Last year proved to be a down year for Kern County farmers with crop sales dropping seven percent from the year before.
The annual Kern County Crop Report shows what could turn into a rough situation for local farmers if last year’s trend does not change course.
The big picture: Kern County’s seven percent drop in 2022 came after a nine percent increase in 2021. Such a drop is reflective of the extremely dry year that California had last year, impacting what farmers were able to produce.
- The top five crops last year were grapes, citrus, milk almonds and pistachios, totalling over $5 billion in value.
- While grapes held the top spot at nearly $1.4 billion in value, last year’s grapes number was over $1.87 billion.
- Citrus, Almonds and pistachios all saw major drops as well.
- Milk was the outlier among the top five products, pulling in $927,000 last year compared to $688,000 in 2021.
Why it matters: The crop report details the county’s farm revenue every year, but does not provide data for expenses such as production, marketing, transportation, labor and water, for example.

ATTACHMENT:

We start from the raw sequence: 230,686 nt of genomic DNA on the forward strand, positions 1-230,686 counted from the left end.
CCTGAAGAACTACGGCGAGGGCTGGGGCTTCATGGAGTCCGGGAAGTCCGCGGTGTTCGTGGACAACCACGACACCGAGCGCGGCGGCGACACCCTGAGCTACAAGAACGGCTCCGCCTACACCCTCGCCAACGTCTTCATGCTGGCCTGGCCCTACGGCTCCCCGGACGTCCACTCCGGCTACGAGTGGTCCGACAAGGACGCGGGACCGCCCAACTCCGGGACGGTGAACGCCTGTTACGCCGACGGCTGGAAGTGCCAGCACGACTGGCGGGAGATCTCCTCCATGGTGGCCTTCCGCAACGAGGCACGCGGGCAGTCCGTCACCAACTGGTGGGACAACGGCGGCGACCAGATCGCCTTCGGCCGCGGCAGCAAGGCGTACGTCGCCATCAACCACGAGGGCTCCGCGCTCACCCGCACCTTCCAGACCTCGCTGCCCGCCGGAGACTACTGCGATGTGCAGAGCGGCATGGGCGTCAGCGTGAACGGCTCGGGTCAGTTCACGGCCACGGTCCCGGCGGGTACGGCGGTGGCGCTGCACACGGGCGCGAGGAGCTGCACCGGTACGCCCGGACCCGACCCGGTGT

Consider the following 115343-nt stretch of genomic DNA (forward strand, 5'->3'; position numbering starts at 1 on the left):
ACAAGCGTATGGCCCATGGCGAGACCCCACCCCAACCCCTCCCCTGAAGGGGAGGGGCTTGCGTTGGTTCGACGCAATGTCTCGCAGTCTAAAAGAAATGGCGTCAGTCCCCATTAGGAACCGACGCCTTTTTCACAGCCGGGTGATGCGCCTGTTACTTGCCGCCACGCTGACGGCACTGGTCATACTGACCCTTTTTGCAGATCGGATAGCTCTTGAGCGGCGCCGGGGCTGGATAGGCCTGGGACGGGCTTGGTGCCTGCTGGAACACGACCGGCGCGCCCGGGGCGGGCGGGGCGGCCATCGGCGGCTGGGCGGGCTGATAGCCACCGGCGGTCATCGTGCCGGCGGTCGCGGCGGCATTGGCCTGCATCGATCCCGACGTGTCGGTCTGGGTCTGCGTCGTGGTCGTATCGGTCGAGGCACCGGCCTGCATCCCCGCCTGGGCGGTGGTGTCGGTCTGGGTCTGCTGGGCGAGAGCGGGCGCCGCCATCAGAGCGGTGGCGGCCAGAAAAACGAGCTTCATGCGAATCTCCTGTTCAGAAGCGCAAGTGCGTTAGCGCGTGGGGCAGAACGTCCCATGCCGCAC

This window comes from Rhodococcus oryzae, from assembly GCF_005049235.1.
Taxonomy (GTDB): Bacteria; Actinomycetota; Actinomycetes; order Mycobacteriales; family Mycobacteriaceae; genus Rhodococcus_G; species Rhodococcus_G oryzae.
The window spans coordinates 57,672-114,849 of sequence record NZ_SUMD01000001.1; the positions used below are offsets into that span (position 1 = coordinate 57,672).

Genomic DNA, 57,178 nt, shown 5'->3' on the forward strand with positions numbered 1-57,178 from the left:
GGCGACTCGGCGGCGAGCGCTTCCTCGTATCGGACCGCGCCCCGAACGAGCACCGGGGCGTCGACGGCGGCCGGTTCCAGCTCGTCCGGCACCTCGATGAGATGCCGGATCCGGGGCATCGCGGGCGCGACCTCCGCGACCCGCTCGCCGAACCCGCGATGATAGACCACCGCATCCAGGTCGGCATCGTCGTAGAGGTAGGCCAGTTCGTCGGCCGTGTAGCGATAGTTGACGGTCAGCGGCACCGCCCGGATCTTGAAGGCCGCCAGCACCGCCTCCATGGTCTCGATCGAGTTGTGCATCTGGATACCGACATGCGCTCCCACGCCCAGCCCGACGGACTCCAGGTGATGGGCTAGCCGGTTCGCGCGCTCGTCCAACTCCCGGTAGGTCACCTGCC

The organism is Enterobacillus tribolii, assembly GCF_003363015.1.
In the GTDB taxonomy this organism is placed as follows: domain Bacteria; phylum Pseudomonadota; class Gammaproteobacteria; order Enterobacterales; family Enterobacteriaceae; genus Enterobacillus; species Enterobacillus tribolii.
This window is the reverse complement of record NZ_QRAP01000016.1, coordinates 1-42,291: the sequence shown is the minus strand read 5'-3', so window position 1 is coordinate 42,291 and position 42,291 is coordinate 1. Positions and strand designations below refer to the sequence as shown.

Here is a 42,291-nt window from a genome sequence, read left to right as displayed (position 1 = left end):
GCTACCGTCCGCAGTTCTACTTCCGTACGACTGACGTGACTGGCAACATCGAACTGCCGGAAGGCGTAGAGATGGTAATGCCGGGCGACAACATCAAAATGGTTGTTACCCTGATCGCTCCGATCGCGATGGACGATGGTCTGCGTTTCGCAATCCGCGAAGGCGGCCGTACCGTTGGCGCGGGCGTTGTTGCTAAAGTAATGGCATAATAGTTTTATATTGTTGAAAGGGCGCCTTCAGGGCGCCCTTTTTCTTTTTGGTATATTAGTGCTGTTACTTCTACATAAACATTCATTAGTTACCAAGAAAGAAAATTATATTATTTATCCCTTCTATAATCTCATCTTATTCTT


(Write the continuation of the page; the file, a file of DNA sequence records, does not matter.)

- Farm expenses, like most other aspects of the economy, have risen over the past year, making the 2022 downturn in revenue an even greater overall loss.
- The last time Kern County experienced a decrease in crop value came in 2015, when the value dropped nine percent from the previous year.
What they’re saying: Local observers fear that last year’s decrease is a sign of things to come, leading to farms going out of business in the near future.
- “This might be the first canary in the coal mine,” Western Ag Crop Insurance Services owner Todd Snider told the Bakersfield Californian. “People need to start paying attention to the severity of what we’re going to see if the trajectory continues and these farmers go out of business.”